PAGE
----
Introduction to Dallas, Texas

With a population of 1.2 million, Dallas is the ninth most populous city in the United States and the third largest city in Texas. It is a major hub for business, finance, technology, and culture. Although Dallas is well poised to be a leader in many industries through the 21st Century, it still has ties to its colorful and interesting past.

The early establishment of Dallas

Hundreds of years ago, the area that we now call Dallas was populated by Caddo Native Americans. During the 16th century, the area became part of the Spanish Viceroyalty of New Spain as one of Spain’s territories.

In 1839, tradesman John Neely Bryan stumbled across the area, with the intention of establishing a trading post for Native American customers as well as permanent settlers. He plotted the area on the soon-to-be-built Preston Trail, then returned to his native Arkansas. While he was away, a treaty was made which removed all the existing Native Americans from north Texas. When Bryan returned, he found out that all of his Native American customers were gone. So he decided to put up a permanent trading post as well as a permanent settlement in November 1841, which is now present-day Dallas.

Dallas in the 19th and 20th century; the Texas Oil Boom

The Industrial Period (1874-1929) transformed Texas from a farming community into a major industrial center. The highlights during this period include the establishment of the Missouri-Kansas-Texas Railroad in 1880 that reached Dallas.

At the beginning of the 20th century, Texas saw some dramatic changes which greatly affected Dallas. Texas’ economy dramatically turned around due to the discovery of large petroleum reserves in the state’s eastern area. The Texas Oil Boom benefitted not only the state, but the entire country. Dallas became the financial hub for oil business in Texas as well as Oklahoma.

Also during this time, Mexicans came in droves from their home country to Dallas when their president, Porfirio Diaz, fell from power at the beginning of the Mexican Revolution. There, they began a permanent settlement as well as established their own businesses. Dallas’ economy continued to expand and became the center for trading cotton, grain, and even buffalo. Major banking institutions as well as insurance companies also did well.

During the second World War, Dallas converted into a war-time business and manufacturing center, supplying military trucks and jeeps. When the war ended, Texas continued on its growth track as it started to groom itself to be a major market for high-tech manufacturing. This period saw the establishment of companies such as LTV Corporation and Texas Instruments. Texas became the nation’s third-largest economic center during the 1950s. Today, Dallas has a strong presence in many international markets. Because of this, it is considered to be a “global city” or “alpha city” and is one of the few cities granted this status.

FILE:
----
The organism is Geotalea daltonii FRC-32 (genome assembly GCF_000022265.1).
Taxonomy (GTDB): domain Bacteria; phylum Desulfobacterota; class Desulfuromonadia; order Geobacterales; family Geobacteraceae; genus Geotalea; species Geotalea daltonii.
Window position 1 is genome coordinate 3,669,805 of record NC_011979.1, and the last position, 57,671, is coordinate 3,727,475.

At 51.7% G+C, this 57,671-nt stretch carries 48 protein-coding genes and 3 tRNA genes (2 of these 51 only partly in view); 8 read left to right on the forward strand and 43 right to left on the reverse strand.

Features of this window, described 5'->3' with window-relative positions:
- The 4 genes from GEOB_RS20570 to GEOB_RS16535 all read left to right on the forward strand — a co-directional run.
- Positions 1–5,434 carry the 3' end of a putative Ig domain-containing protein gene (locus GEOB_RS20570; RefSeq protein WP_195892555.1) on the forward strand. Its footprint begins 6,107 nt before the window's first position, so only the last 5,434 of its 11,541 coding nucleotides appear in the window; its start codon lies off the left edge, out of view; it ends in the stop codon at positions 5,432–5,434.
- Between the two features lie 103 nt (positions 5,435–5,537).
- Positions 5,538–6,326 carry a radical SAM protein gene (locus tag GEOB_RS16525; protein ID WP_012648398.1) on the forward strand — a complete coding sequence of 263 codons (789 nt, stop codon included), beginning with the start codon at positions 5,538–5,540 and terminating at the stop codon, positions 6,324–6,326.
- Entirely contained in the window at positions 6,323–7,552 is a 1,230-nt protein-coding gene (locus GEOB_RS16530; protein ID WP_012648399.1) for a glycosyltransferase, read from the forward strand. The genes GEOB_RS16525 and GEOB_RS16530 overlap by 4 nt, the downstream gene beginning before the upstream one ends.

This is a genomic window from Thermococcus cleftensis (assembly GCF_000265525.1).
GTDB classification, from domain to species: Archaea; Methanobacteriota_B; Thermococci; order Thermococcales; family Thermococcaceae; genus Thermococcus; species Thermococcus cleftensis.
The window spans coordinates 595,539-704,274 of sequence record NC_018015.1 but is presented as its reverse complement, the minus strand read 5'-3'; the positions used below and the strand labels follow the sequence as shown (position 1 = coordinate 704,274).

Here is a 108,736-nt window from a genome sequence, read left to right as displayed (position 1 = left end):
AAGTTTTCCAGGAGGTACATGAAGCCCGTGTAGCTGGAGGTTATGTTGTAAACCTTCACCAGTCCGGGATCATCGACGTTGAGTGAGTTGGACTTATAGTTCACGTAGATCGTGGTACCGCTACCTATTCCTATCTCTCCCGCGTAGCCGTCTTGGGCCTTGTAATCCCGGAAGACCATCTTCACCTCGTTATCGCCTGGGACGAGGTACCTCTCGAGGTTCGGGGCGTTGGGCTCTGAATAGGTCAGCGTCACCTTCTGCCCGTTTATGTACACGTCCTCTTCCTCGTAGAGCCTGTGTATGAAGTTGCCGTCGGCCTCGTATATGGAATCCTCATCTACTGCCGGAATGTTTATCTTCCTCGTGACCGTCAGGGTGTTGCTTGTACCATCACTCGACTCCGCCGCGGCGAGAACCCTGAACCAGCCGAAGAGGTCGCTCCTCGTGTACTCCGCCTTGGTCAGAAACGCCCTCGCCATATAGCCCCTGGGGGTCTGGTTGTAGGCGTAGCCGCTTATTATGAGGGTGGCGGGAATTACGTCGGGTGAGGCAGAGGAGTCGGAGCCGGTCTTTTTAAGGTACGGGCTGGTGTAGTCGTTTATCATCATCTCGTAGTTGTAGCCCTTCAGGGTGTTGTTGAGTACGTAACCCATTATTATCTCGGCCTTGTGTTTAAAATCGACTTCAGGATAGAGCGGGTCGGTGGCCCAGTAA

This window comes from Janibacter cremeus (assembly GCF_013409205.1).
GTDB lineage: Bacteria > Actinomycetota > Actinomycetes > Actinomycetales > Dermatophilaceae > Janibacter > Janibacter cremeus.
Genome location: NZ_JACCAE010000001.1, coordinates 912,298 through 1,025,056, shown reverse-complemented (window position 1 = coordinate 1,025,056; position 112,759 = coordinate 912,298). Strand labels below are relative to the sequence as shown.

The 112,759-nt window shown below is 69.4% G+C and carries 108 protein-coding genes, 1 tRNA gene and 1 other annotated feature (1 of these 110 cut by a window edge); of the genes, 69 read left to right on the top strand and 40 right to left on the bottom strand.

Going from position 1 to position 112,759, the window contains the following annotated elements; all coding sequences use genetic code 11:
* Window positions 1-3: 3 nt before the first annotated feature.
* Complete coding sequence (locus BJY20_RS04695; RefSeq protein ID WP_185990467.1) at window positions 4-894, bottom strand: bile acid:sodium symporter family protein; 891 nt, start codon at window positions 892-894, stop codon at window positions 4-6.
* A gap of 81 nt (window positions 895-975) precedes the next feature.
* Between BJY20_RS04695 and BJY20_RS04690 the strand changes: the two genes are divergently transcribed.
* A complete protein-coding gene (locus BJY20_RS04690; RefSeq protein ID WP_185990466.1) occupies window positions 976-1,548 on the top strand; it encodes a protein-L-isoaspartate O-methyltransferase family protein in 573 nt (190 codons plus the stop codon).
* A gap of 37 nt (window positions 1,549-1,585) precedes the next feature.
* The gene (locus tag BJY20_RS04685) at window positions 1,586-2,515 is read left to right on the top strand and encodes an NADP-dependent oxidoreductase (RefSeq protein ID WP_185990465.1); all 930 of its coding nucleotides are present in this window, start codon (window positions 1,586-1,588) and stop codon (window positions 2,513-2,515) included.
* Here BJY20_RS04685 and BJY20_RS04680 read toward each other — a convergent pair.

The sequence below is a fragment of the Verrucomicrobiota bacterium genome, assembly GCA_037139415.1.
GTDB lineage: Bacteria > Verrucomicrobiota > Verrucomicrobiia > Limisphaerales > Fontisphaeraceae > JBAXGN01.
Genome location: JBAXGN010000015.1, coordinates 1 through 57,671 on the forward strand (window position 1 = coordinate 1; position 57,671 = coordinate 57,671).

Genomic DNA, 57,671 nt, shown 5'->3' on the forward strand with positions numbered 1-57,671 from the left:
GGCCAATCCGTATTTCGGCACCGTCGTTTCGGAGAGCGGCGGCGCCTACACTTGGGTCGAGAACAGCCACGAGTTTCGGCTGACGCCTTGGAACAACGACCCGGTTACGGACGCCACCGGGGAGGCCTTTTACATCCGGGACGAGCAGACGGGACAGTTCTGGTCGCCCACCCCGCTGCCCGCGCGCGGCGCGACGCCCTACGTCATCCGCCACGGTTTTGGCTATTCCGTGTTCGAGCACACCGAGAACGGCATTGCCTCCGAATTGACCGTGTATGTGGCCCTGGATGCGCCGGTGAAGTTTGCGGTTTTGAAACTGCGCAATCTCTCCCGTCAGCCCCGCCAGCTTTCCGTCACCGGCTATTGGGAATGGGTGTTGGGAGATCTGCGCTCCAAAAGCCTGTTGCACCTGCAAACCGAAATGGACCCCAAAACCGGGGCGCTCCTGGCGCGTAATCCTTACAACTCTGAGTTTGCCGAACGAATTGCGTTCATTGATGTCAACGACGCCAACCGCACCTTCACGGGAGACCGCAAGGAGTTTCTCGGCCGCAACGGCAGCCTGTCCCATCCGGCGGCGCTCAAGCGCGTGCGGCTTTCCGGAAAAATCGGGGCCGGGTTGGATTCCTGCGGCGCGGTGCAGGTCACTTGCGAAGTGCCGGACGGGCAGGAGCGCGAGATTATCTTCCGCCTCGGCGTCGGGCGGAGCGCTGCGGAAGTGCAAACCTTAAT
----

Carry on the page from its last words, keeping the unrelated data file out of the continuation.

Dallas’ tale of national tragedy

Unfortunately not all of Dallas’ history was marked by success and peace. On November 22, 1963, the whole nation was devastated when President John F. Kennedy was assassinated in Dallas while on a motorcade along with his wife, Jacqueline. Lee Harvey Oswald was arrested in connection to the murder. He in turn was shot and murdered by Dallas nightclub operator Jack Ruby.

Rise as a major economic and technology hub

The 1970s was another period of economic growth. The real estate business was flourishing, with Dallas’ skyline dramatically changing with some of the most outstanding skyscrapers were built in the heart of the city. Dallas’ economy also greatly benefitted from another boom in the tech industry. Its computer and telecommunications business went into a vast expansion, making Dallas the “Silicon Prairie”. Dallas is still one of the economic powerhouses in the field of high- and new technology; its financial and industrial sectors still remain strong.

Dallas-Fort Worth metroplex

The Dallas County became part of the Dallas-Forth Worth metroplex, one of the biggest and fastest-rising metropolitan areas in the country. With its incorporation as one of the counties in the Metroplex, Dallas’ population soared further. The construction and rise of the Dallas/Fort Worth International Airport has made it one of the busiest world airports.

Aside from business and technology, Dallas also has a strong arts and culture community. Two of its most notable museums and theaters are the Dallas Museum of Art and The Winspear Opera House.

From its humble beginnings 150 years ago as a small settlement in the deep south, Dallas has grown tremendously. Now with over one million people calling it home, the future of Dallas remains promising and strong as it continues to lead the world in many markets and industries.